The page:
In the early hours of Thursday, September 10, residents of Leh woke up to the sounds of IAF fighter jets taking off for air patrols in the skies over Ladakh. Fighter jet sorties had increased in frequency since the stand-off between India and China began in May this year, but they were not as frequent at night. The alert, as it emerged, was not disconnected to a very significant meeting that was to unfold in Moscow later that day between India’s foreign minister S. Jaishankar and his Chinese counterpart Wang Yi. The Indian security establishment was anticipating a countermove from the PLA to a massive forward deployment of army special forces in the Chushul sub-sector which seized heights on the Indian side of the Line of Actual Control (LAC) in late August.
The army says it pre-empted the PLA from moving into the sector. Ever since then, not a single day has been uneventful along the LAC. Both sides have been on hair-trigger alert, especially after an incident on September 7, when the PLA fired the first shots on the LAC in 45 years to threaten Indian troops entrenched on the heights. “China is unlikely to take this (the Indian advance into Chushul) lying down,” says a senior army official. It is not a question of if, but when they will move. Given the heavy deployments on both sides and the total lack of trust, the military options on the ground are fraught with the risk of sparking off a border conflict. A look at five ways the PLA could strike back:
A PLA offensive to seize territory in Chushul
If the PLA chooses to move into this sub-sector, it will need more than just the two divisions–around 30,000 soldiers backed by tanks and artillery–it has currently deployed along the LAC. This is because mountain warfare favours the defenders. Military offensives on the plains need a ratio of 1:3, that is three attackers to one defender. In the mountains, the ratio goes up to 1:10. The Indian Army has dug in and is fully prepared for a PLA riposte, especially in this sector where it has troops, tanks and infantry combat vehicles in numbers to ‘mirror’ the PLA’s deployments. This has the prospect of triggering off a localised border conflict.
PLA incursions in another sector
The PLA could move into other sectors in Ladakh such as the Depsang plains south of Daulat Beg Oldie. The Chinese have already deployed tanks and infantry combat vehicles here to cut off the Indian military post at DBO. This again has the prospect of starting off a conflict, or at the very least heightening the precarious ground situation because Indian forces are heavily deployed in these areas.
Incursions in other sectors
On September 3, Air Chief Marshal R.K.S. Bhadauria visited IAF bases in Sikkim and Arunachal Pradesh to assess their state of operational preparedness. It was also to signal to the PLA that the IAF remained on high alert, not only in Ladakh but also in the Sikkim-Arunachal Pradesh sectors. These states are thousands of kilometres from Ladakh, but being along the LAC, cannot be de-linked from Chinese moves in the western sector. The PLA, Indian military planners worry, could move in and occupy other disputed areas like Asaphila, Longju and Fish Tail in Arunachal Pradesh where it enjoys a tactical advantage. This could further stretch the resources of the Indian Army, already in a high state of readiness in these areas.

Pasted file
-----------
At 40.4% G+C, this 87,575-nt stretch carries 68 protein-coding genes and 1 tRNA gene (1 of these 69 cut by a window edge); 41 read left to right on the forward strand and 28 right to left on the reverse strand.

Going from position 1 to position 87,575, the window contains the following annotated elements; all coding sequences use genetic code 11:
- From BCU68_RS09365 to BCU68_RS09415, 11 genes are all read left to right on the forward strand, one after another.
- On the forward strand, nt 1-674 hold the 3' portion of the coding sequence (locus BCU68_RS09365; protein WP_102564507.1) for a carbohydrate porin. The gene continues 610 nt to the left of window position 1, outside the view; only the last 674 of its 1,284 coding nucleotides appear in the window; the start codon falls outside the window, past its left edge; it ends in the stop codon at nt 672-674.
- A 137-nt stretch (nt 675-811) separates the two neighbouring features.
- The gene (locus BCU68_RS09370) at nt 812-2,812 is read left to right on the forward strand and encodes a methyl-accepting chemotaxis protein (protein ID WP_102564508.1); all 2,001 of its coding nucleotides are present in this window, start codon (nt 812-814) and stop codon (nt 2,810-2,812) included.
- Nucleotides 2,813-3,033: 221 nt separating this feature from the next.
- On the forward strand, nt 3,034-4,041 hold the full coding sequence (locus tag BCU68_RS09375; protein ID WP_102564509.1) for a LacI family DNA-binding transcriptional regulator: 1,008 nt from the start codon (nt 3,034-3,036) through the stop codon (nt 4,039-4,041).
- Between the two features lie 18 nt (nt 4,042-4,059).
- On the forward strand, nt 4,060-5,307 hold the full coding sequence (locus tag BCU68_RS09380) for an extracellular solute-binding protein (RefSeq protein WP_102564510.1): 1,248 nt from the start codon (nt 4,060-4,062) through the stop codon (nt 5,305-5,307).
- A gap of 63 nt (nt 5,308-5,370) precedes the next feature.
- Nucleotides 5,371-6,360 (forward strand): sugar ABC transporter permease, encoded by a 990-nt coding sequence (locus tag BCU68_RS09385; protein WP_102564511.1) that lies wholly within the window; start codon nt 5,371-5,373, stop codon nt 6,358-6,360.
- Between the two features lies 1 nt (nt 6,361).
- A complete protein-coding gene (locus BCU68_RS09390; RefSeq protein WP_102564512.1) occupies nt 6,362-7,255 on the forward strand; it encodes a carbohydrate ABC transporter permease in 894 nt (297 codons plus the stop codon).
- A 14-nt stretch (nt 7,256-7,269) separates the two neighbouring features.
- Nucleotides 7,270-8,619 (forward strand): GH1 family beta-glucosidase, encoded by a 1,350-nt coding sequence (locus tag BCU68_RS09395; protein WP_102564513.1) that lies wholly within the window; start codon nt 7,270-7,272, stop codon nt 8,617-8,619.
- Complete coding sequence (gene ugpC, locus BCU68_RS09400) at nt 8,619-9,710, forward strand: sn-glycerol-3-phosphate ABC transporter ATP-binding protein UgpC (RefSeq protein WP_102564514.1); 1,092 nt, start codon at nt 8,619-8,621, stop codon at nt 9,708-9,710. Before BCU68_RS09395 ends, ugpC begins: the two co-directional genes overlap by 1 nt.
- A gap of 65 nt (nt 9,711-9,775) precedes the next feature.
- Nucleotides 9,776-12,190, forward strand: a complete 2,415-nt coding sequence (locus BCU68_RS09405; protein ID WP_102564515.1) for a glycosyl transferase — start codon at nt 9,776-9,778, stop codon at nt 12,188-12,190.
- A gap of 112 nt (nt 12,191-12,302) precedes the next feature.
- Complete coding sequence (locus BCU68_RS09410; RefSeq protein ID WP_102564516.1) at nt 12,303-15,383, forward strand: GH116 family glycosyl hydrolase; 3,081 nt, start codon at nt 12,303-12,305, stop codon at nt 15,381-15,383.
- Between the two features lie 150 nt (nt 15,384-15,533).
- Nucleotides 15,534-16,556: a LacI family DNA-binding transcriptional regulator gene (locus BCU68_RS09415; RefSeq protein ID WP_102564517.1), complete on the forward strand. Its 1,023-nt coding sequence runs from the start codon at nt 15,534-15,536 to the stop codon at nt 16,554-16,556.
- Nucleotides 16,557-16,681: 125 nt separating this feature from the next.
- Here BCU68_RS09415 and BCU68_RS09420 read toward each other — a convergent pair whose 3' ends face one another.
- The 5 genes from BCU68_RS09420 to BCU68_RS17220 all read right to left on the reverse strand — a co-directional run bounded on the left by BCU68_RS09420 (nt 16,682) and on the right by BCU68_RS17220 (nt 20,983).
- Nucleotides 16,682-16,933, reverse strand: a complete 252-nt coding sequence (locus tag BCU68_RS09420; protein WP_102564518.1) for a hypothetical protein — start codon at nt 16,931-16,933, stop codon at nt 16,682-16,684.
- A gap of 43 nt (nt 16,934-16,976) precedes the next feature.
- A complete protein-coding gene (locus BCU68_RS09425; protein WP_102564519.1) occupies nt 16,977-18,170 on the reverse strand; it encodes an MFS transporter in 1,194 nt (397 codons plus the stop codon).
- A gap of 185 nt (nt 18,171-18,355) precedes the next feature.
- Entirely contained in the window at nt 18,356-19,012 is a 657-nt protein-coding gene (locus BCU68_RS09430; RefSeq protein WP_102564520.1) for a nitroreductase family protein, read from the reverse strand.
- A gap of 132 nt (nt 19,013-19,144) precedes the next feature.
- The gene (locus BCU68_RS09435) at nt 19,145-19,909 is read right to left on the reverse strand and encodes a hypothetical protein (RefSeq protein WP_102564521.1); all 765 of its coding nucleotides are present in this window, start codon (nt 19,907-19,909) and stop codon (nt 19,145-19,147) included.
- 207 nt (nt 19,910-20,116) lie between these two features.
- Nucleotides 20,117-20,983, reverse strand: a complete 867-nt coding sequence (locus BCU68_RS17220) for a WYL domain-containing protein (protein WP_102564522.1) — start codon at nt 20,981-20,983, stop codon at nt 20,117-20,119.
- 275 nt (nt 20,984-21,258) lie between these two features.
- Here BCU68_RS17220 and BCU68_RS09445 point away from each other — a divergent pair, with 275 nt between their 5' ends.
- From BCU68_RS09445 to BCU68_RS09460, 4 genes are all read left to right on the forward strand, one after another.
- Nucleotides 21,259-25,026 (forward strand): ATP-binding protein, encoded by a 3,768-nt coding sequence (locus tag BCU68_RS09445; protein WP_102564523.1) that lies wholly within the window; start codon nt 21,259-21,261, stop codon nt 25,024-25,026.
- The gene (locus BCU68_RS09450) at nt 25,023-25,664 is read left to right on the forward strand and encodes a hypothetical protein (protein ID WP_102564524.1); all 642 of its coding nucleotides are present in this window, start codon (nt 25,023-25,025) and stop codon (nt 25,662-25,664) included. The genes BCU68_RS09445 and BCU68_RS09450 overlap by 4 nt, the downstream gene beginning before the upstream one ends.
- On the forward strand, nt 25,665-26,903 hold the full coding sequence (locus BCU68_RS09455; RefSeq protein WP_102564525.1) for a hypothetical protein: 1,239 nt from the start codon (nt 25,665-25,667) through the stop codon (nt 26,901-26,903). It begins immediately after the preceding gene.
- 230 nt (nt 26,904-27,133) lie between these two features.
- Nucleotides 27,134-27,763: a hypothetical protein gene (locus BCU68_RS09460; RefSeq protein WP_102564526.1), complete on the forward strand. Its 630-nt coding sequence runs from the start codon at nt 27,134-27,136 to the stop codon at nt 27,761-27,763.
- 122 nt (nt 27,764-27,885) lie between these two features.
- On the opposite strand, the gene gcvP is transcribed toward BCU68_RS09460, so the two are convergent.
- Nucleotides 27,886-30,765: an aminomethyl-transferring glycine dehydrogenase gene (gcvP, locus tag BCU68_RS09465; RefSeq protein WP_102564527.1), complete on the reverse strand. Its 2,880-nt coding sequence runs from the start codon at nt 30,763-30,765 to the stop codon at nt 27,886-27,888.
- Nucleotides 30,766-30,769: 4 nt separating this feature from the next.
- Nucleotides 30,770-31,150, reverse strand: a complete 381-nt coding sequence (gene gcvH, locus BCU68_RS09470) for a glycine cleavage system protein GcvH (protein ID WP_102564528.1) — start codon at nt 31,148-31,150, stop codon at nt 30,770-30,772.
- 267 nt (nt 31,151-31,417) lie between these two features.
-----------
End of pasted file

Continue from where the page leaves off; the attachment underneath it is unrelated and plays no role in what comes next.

Get Pakistan to open another front
The established wisdom among Indian military planners is that China is unlikely to join in an India-Pakistan war. Beijing has so far stayed out of all three wars, in 1965, 1971 and 1999. Indian planners, however, anticipate the prospect of the Pakistan army joining in a potential India-China conflict. This would be a realisation of India’s nightmarish scenario of a ‘two-front war’ where it has to simultaneously activate or fight along both the 740-km Line of Control (LoC) with Pakistan and the 4,000-km LAC with China. This prospect was alluded to by Chief of Defence Staff Gen. Bipin Rawat, most recently in July this year. The PLA could get its ally, the Pakistan army, to stage an incident along the LoC to divert the Indian Army’s attention and resources away from the LAC. It remains to be seen how Pakistan, with its mounting debt crisis and current internal and external instabilities, responds to any such call from China.
Reactivate Northeast insurgency
The Indian Army threat perceptions also point at a ‘two-and-a-half front’ war–the half front is externally aided militant organisations carrying out attacks in the Indian hinterland. The PLA could embark on a war of attrition by tying down Indian security forces in the Northeast by stepping up its overt and covert support for myriad militant groups operating in the seven states in the region.
Beijing has armed and trained the Nagas since the 1950s. While the biggest, most well-organised Naga group, the National Socialist Council of Nagaland (Isak-Muivah) or the NSCN(I-M) signed an agreement with the Indian government in 2015, talks with Indian interlocutors have not made headway since then. Intelligence officials say since 2015 they have seen renewed attempts by China to restart at least one insurgency, by backing the Assamese group ULFA (United Liberation Front of Assam). The PLA and Chinese intelligence agencies have been backing the ULFA’s armed wing headed by Paresh Baruah, which is currently based in Yunnan. Chinese intelligence agencies are also behind the United National Liberation Front of Western South East Asia (UNLFW), a grouping of nine NE rebel groups floated in 2015 and headed by the NSCN(K), the Khaplang faction. The UNLFW attacked an Indian Army convoy on June 4, 2015, leading to the deaths of 18 soldiers. The attack led to retaliatory cross-border strikes by the Indian Army on NSCN(K) camps inside Myanmar.